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All About Marjoram
by Sandra Bowens
What’s the difference between marjoram and oregano? Depends on who you ask. Many botanists believe they are the same but a chef will tell you the difference is huge. Oregano was long considered “wild marjoram” but the plants do not look particularly similar. To confuse matters further, marjoram is a member of the mint family and considered the twin of thyme.
Marjoram has a more mild, sweet flavor than oregano with perhaps a hint of balsam. It is said to be “the” meat herb but compliments all foods except sweets. Common to Mediterranean and Middle Eastern foods, marjoram is grown domestically and imported mostly from Egypt.
Egyptians used marjoram, along with other fragrant spices, to appease the gods in the embalming process. Hippocrates included marjoram in the many medical treatises he wrote and it was cultivated in the Roman Empire. Symbolizing happiness, when marjoram is found growing on a grave, it is said that the departed will enjoy a pleasant afterlife.
Marjoram, Origanum marjorana, is easy to grow from seed as long as you wait to plant until after all danger of frost has passed. It thrives with full sun and somewhat dry conditions, growing to a compact 8 or 10-inches. Mid-season, tiny white or pink clumps of flowers will form at the tips of the marjoram plant. To extend the life of the plant and encourage more leaf production, remove these buds as they form.
Although classified as a perennial, marjoram is sensitive to cold weather and will wither when exposed to frost. To bring it indoors for the winter, take clippings to root in water. In the warmest of climates, you may get another round of growth by cutting the plant back hard in the fall.
The delicate floral aroma of marjoram lends itself well to soaps, pomanders and herbal wreaths. Ornamental varieties such as the variegated or creeping types make attractive additions to the garden but are less flavorful than true sweet marjoram.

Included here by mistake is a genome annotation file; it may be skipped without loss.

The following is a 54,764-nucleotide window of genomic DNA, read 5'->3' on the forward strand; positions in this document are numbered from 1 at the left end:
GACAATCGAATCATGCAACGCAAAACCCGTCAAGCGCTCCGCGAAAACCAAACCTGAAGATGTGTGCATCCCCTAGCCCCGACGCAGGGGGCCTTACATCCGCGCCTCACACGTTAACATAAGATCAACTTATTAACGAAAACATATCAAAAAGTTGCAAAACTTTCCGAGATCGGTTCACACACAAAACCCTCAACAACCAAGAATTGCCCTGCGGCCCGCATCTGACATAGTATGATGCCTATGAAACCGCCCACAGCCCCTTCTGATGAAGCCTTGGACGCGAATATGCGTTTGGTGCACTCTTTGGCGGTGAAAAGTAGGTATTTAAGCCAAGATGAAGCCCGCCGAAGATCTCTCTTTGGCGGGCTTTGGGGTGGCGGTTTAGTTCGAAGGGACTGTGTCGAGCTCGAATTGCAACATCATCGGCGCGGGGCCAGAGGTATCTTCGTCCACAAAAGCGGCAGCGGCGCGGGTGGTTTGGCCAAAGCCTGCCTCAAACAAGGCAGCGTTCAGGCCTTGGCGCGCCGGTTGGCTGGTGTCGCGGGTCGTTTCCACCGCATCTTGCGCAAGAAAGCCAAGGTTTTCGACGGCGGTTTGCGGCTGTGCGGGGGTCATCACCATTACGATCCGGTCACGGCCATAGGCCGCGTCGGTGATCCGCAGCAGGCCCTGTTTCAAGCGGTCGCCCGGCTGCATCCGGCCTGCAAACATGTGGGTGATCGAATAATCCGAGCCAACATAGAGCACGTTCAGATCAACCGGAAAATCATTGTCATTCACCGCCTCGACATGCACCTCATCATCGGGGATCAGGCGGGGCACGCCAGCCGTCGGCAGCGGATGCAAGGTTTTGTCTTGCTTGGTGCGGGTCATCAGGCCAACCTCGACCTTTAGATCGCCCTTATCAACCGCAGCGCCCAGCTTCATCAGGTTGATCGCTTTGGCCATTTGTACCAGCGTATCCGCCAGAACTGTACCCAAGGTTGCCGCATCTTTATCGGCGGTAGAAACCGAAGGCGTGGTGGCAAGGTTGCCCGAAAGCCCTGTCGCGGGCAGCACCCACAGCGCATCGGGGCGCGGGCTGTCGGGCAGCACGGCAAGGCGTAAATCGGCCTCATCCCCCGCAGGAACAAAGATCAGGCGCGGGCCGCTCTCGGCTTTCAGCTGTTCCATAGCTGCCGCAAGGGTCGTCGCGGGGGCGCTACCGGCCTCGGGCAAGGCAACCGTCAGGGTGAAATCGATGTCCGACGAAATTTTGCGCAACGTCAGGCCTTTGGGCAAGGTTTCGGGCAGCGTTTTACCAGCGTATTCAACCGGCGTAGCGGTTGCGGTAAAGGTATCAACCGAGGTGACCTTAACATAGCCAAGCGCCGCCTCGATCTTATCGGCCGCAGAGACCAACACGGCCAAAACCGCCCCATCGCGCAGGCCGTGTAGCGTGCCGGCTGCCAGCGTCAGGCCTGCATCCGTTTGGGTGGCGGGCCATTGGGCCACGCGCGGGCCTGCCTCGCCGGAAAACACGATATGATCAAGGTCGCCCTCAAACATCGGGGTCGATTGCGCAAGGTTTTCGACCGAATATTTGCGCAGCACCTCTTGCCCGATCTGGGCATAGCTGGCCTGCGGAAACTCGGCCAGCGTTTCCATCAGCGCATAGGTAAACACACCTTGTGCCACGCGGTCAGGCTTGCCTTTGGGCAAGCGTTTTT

Marjoram really shines in the kitchen. Dried, the herb holds that lovely fragrance and its flavor much better than other herbs do when dried. Marjoram combines well with other seasonings and will enhance so many different dishes.
Consider it a natural for meat dishes but don't hesitate to use marjoram to season vegetables served cooked or raw, fish and chicken or dishes with eggs and/or cheese. It is especially good along with other herbs in beef stew.
My Best Beef Jerky
3 pounds round steak or other lean beef
1/3 cup Worcestershire sauce
1/4 cup tamari (or light soy sauce)
1 1/2 teaspoons dried marjoram
1 1/4 teaspoons dried thyme leaves
1 teaspoon granulated garlic
3/4 teaspoon salt
1/2 teaspoon ground black pepper
1/8 teaspoon mustard powder
Cut any visible fat or gristle from the beef. Slice across the grain into 1/2-inch wide strips about 6 inches long. Set aside.
Mix remaining ingredients together in a deep glass bowl or sturdy zip-lock plastic bag. Add meat strips; toss well to coat. Cover with plastic wrap or seal tight and refrigerate 24 hours. Toss the mixture every now and then while marinating.
Using an oven thermometer, heat the oven to 140 degrees (F).
Transfer the meat strips to a rack over a pan that will allow air to circulate but will also catch drips from the marinade. The strips may touch each other but should not overlap.
Place the rack/pan in the center of the 140 degree oven and allow to dry for about 10 hours. Start watching after 8 or 9 hours since drying times will vary. When finished, the strips will be pliable but dry in appearance.
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